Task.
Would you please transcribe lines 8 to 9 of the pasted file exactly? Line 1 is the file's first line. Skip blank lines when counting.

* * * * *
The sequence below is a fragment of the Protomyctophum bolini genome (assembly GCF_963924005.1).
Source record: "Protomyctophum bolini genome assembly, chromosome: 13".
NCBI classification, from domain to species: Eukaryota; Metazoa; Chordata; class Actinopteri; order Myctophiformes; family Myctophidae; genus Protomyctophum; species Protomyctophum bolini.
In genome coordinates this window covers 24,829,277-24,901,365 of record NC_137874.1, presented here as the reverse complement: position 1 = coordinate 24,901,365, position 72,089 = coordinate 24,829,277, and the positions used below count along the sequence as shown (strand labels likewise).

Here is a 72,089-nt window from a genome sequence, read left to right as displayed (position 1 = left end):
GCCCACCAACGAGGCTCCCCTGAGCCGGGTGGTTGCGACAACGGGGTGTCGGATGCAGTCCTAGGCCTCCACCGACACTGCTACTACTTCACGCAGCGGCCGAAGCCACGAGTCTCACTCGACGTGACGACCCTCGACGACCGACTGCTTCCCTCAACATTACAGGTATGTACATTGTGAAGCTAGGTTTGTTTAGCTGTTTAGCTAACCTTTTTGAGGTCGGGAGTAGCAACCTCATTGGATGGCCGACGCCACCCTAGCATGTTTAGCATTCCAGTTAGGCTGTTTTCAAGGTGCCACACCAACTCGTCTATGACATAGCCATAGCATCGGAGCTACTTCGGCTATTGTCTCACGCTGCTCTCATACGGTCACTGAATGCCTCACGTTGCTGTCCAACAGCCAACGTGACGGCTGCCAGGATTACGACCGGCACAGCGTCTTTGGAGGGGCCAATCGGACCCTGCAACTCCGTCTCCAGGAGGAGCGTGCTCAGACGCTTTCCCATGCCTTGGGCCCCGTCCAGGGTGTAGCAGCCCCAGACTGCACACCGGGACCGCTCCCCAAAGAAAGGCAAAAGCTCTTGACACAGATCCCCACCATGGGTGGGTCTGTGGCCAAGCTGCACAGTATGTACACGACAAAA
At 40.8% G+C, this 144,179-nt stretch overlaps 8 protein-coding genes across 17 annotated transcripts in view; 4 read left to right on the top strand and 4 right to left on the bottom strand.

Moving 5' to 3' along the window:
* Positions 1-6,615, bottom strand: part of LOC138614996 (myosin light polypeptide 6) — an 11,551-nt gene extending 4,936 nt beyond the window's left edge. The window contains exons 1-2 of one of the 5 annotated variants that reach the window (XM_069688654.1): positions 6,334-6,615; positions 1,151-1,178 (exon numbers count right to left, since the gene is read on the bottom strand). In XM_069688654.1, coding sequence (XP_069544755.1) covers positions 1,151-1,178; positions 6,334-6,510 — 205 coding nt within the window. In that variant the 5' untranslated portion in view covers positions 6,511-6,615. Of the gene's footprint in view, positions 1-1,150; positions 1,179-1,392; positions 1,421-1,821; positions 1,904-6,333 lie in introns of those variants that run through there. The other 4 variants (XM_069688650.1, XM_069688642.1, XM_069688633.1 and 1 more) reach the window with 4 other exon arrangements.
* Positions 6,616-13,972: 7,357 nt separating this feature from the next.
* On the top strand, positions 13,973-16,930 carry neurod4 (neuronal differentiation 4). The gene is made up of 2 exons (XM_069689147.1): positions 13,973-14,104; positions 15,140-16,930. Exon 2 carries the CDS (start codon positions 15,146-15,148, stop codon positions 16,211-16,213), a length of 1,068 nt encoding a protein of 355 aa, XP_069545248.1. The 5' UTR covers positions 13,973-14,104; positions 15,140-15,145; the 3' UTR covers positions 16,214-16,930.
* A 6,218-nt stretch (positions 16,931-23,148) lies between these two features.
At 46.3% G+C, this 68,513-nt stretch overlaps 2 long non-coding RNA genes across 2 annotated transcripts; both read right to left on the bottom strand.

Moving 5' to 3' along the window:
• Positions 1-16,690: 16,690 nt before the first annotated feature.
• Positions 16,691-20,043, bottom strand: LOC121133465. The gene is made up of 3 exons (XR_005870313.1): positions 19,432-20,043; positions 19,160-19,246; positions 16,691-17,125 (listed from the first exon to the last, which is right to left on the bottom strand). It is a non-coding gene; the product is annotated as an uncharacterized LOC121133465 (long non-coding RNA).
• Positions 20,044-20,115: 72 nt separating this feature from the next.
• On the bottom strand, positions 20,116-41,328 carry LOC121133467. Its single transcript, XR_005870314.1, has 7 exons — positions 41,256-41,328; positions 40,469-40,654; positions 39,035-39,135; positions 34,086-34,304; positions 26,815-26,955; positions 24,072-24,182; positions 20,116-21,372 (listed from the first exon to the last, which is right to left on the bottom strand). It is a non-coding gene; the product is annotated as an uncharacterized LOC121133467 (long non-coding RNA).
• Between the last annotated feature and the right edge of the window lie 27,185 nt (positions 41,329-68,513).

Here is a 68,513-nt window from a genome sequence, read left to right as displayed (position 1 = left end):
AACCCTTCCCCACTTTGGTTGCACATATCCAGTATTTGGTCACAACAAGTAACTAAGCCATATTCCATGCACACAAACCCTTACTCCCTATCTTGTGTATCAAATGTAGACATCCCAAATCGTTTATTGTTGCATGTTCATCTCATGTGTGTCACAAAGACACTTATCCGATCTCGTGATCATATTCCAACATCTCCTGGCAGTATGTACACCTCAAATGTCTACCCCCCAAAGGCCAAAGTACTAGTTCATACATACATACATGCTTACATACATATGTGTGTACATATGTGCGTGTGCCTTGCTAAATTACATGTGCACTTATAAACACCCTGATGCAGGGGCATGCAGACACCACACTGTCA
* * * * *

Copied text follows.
Moving 5' to 3' along the window:
* Positions 1-6,615, bottom strand: part of LOC138614996 (myosin light polypeptide 6) — an 11,551-nt gene extending 4,936 nt beyond the window's left edge. The window contains exons 1-2 of one of the 5 annotated variants that reach the window (XM_069688654.1): positions 6,334-6,615; positions 1,151-1,178 (exon numbers count right to left, since the gene is read on the bottom strand). In XM_069688654.1, coding sequence (XP_069544755.1) covers positions 1,151-1,178; positions 6,334-6,510 — 205 coding nt within the window. In that variant the 5' untranslated portion in view covers positions 6,511-6,615. Of the gene's footprint in view, positions 1-1,150; positions 1,179-1,392; positions 1,421-1,821; positions 1,904-6,333 lie in introns of those variants that run through there. The other 4 variants (XM_069688650.1, XM_069688642.1, XM_069688633.1 and 1 more) reach the window with 4 other exon arrangements.